5 things to know about former Tennessee star and Celtics draft pick Grant Williams

He was in a musical in high school.

Grant Williams speaks with the media during the second day of the NBA draft basketball combine in Chicago. Nam Y. Huh / AP Photo

When Celtics coach Brad Stevens spoke about Grant Williams on Thursday, one of the first traits he highlighted was Williams’s intelligence.

Stevens, addressing members of the media at the Auerbach Center, pointed out that the former Tennessee star is “super smart” and “a guy with a point guard’s mind.” Williams, of course, is 6-foot-7, 236 pounds, but Stevens is impressed by his versatility and sharpness on the court.

“We’re looking forward to having him,” Stevens said. “We think he translates well. You couldn’t be more impressed with a kid when you sit down with him.”

Here are five things to know about Williams.

He was named SEC Player of the Year twice.

Williams leaves the University of Tennessee as one of the most accomplished players in program history. As the reigning two-time Southeastern Conference Player of the Year, he increased his scoring in each of his three seasons in college.


He was a consensus 2018-19 All-America First Team selection and was also a finalist for the 2018-19 Wooden Award, averaging 15.7 points, 6.5 rebounds, and 2.1 assists in 104 games (101 starts) throughout his three-year career. His 160 blocked shots rank third on Tennessee’s all-time leaderboard.

Williams, 20, is confident his skills will translate to the next level, and he’s drawn comparisons to Houston Rockets wing P.J. Tucker. He attempted 23 free throws in a game against Vanderbilt this past January.

“I’m a guy who, on the offensive end, can initiate the offense, but also be a guy who’s screening, moving the ball efficiently, and knocking down open shots,” he told reporters in a conference call. “I feel like I will fit really well because of the versatility I bring.”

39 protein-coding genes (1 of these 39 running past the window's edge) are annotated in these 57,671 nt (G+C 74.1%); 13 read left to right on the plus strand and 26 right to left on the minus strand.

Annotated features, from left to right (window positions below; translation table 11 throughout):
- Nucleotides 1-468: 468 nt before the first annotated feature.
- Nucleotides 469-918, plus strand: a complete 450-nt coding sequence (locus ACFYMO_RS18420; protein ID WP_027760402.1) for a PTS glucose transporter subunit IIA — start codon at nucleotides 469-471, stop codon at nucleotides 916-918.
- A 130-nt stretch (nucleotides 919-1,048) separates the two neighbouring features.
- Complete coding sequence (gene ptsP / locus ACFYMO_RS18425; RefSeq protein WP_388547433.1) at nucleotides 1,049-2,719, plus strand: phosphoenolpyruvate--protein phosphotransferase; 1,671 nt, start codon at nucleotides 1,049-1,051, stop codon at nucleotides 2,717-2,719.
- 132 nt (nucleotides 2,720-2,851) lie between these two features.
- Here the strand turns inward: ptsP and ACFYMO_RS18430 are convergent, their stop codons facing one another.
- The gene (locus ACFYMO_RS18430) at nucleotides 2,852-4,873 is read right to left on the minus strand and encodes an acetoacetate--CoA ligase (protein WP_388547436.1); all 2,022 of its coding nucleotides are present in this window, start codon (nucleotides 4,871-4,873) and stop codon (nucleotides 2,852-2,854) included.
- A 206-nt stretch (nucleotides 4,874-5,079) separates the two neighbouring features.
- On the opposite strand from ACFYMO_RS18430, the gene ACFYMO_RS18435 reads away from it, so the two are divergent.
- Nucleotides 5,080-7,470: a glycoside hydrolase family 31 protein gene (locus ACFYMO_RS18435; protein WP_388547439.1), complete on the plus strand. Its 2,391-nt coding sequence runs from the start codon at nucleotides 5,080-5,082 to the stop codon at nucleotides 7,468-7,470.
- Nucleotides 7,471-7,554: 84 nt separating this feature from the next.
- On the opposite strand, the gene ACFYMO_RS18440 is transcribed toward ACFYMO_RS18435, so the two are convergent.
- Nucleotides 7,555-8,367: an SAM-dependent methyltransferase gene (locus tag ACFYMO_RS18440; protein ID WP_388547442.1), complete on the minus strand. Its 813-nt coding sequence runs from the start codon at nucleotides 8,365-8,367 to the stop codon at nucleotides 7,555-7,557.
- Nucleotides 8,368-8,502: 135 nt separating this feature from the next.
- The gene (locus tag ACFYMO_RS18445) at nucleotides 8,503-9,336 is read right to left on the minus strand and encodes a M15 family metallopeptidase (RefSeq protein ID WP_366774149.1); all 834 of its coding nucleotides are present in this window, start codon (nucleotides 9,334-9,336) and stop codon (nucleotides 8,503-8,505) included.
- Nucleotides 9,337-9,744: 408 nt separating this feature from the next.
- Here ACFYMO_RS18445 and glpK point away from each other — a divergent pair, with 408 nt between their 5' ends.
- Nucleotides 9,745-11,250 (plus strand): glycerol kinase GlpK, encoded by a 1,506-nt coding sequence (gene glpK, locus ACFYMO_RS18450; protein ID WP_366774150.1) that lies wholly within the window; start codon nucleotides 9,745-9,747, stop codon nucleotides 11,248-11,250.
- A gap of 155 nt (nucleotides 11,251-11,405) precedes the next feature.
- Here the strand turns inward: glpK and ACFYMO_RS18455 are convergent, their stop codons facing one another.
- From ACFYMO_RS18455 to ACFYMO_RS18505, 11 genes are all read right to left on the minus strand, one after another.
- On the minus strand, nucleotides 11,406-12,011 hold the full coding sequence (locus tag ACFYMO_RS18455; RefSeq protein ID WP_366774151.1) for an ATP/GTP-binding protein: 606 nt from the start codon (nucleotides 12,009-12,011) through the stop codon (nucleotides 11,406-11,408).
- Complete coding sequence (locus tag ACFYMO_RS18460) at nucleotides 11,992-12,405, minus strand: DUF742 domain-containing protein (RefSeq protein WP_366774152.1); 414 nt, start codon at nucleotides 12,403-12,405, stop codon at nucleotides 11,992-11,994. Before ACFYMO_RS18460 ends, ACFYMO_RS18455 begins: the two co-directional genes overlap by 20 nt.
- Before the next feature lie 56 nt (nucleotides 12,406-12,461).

His mother works for NASA.

Don’t tell Williams that the world is flat. Not only is he not buying it, but he knows it’s not true.


His mother, Teresa Johnson, is an engineer for NASA in Houston, Texas, and she’s filled him in on some secrets about how the universe works.

“With my mom, I don’t really think of theories,” he told Stadium’s Shams Charania. “I kind of know for sure what’s what. It’s kind of nice to have that mindset.”

He had offers from Ivy League schools.

Williams was recruited by Harvard and Yale, among other Ivy League schools, but he turned them down to go to Tennessee.

“Even though I was recruited by the Ivy League … I thought the academics here would be successful with my major (supply chain management),” Williams told the Knoxville News Sentinel at the time. “And the fact that my family could come to games almost every time we played. And I had the opportunity to play for a guy (Rick Barnes) who’s one of the most impactful coaches with his players in America.”


He said he’s always placed a great deal of emphasis on academics, adding that he felt honored to have such tremendous opportunities.

He was in a musical in high school.

As a senior at Providence Day School in Charlotte, North Carolina, Williams was in the musical “Anything Goes.” He even had a solo.

He called the experience amazing, pointing out that the show is a comedy. He also played piano growing up and has many interests outside of basketball.

“I was instilled in a lot of musical instruments, as well as a lot of talents, by my grandfather, who taught and played multiple instruments,” Williams told the Sentinel. The fact is, I really enjoyed it. So I was in the musical my senior year, when I had a little bit of time.”

He said all the right things in his first conference call.

Williams told reporters Thursday that he was drafted by the best franchise possible, adding that his grandfather is a huge Celtics fan.


He said he’s eager to learn from Stevens and Danny Ainge, the Celtics’ president of basketball operations. Williams also threw around the right names, including Larry Bird and Kevin McHale, showing that he knows the history of the franchise.

“When I heard my name called by Boston,” he told reporters, “I sighed of relief.”